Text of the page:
A recurring theme in the book is the minorities’ entanglement in the consolidation of the Iranian (proto-) national identity. Every measure that the central government took regarding minorities was implemented with an eye to Europe and the Ottoman Empire. Every minority group had one or more international patrons, i.e., the Armenians enjoyed Russian protection, Britain and France supported the rest of the Christian groups, and the Jewish community utilized institutions like Alliance Israelite Universelle (AIU), as well as British Jewish philanthropists like Sir Moses Montefiore, to kindle a sense of responsibility among European Jews for their Iranian brethren. At times, this patronage network helped to relieve some of the pressures on these minority groups, by letting the shah and other senior officials know that their country would be measured by its treatment of the minorities, in accordance with European standards. This meant that should Iran aim to be considered “a part of the civilized world” it must meet the European demands regarding the equal treatment of all subjects, based on civil law (pp. 58-59).

Their relationship with foreign powers did not always benefit the minorities. In 1877 Nasir al-Din Shah delegated the issues of minorities to his foreign affairs minister in order to address the minorities’ needs efficiently, and in response to the intensive advocacy of the European powers on behalf of the Iranian minorities. For the Jews, this move constituted a significant reform since it made the government accountable for everything that happened. According to the AIU bulletin, “The minister for foreign affairs--in constant contact with the European ministries--would not be able to evade investigating and explaining these cases, which are exclusively under his authority” (pp. 105-106). The immediate consequences, however, were different than initially expected. Shortly after the implementation of this reform Jews were increasingly identified “with foreign peoples by the Iranian public and the government apparatus, rather than linking them with their own compatriots, thereby facilitating their segregation.” Thus this well-intentioned step providing yet another reason for the majority to see Jews as “non-Iranians” (pp. 106-107).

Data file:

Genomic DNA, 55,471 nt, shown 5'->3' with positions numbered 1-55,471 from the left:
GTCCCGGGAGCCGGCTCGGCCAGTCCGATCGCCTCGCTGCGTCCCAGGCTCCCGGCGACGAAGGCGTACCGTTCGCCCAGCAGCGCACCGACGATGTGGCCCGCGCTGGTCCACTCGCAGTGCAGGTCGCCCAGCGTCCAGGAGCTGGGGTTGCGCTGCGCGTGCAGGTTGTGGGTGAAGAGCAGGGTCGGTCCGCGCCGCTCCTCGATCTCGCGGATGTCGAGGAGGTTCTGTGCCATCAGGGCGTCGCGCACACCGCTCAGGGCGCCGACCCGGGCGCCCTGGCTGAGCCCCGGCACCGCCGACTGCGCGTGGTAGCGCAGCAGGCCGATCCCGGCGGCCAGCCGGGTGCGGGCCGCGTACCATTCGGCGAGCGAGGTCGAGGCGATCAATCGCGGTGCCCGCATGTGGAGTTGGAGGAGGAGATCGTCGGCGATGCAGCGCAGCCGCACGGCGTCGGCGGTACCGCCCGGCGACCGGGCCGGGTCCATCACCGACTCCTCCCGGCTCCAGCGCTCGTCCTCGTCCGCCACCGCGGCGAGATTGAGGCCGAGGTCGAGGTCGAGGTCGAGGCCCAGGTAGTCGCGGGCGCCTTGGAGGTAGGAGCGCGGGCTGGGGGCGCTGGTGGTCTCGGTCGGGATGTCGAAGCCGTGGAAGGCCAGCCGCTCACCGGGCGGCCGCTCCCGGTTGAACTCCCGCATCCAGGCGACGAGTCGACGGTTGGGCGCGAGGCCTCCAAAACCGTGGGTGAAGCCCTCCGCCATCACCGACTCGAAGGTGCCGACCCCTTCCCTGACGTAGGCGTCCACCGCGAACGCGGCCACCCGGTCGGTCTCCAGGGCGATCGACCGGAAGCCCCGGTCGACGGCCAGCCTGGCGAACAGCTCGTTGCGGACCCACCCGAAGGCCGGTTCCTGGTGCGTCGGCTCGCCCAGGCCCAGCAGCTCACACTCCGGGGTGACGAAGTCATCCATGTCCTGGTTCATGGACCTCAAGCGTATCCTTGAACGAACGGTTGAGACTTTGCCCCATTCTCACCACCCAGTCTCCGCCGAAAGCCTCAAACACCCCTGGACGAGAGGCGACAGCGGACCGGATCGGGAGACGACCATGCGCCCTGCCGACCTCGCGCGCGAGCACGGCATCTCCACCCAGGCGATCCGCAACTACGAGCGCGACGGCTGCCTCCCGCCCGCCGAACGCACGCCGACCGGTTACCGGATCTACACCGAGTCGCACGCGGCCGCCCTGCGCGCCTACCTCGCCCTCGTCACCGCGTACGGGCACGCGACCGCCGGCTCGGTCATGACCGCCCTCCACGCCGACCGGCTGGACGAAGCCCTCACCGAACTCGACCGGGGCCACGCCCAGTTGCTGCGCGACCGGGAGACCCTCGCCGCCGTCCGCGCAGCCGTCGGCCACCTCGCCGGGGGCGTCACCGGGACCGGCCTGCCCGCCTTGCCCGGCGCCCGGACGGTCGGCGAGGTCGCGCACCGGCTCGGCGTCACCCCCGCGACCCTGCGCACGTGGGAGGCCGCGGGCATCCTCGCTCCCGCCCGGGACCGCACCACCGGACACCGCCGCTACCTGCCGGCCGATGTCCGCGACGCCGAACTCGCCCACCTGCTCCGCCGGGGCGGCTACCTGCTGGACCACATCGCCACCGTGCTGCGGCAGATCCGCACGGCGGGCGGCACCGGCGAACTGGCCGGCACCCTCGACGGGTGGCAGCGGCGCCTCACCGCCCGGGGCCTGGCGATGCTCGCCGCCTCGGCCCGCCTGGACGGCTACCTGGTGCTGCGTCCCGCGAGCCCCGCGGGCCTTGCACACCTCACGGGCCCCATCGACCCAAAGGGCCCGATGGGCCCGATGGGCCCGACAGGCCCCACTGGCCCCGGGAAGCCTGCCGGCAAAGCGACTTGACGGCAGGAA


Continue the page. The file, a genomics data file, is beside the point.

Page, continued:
The book contradicts many accepted presumptions relating to the persecution of and libels against Jews. The book shows that persecution did take place by depicting some of the predicaments Jews throughout Iran experienced at certain times, but it did not stem solely from anti-Jewish sentiment. Tsadik points to other, mundane factors, such as financial disputes, marginalization due to their minority status, and tensions between neighboring communities (p. 101). Also, his narrative rejects the premise that the clergy acted as one group, inveighing against Jews and actively promoting persecution. The author notes several instances in which clerics not only opposed the ill treatment of Jews, but also actively fought against it.

Along with the frequent attempts by Nasir al-Din to show Europe the progress of Iran, Jews received numerous opportunities to integrate into the social, political, and economic life of the country. Jews were employed in the highest ranks of the National Bank establishment and with enterprises expanding commercial ties with Europe. There were tensions around these issues, but usually the community overcame local difficulties. One of the most astounding examples of the government’s efforts to ease pressure on minorities occurred when the government manipulated the ‘ulama by telling them that unless they complied with this campaign, European powers would invade Iran in order to protect their clients and the ‘ulama would be blamed. Tsadik skillfully integrates a wide range of sources, written in Persian, English, Hebrew, and French. On a few occasions, he juxtaposes narratives with two or more sources, and thus lets the reader get the fuller picture. However, Tsadik does not overtly evaluate the authenticity of the sources, leaving the reader to determine alone which narrative he finds more reliable.

Between Foreigners and Shi’is is highly relevant to two fields of study: Iranian history and Middle East Jewish history. Regarding Iranian history, the book adds dimensions previously neglected about the role of the central government and the ability of the shah to implement his policy throughout the entire territory under his control; proximity to Europe and relations with European powers; and the integration of minorities in the Iranian national story. In the field of Jewish history it reveals the close associations of Iranian Jews with their European co-religionists, as well as with the Baghdadi Jewish community.

Note

[1]. Haggai Ram, Iranophobia: The Logic of an Israeli Obsession (Stanford: Stanford University Press, 2009), 101.

Printable Version: http://www.h-net.org/reviews/showpdf.php?id=36030

Citation: Lior Sternfeld. Review of Tsadik, Daniel, Between Foreigners and Shi'is: Nineteenth-Century Iran and Its Jewish Minority. H-Mideast-Politics, H-Net Reviews. May, 2012. URL: http://www.h-net.org/reviews/showrev.php?id=36030

This work is licensed under a Creative Commons Attribution-Noncommercial-No Derivative Works 3.0 United States License.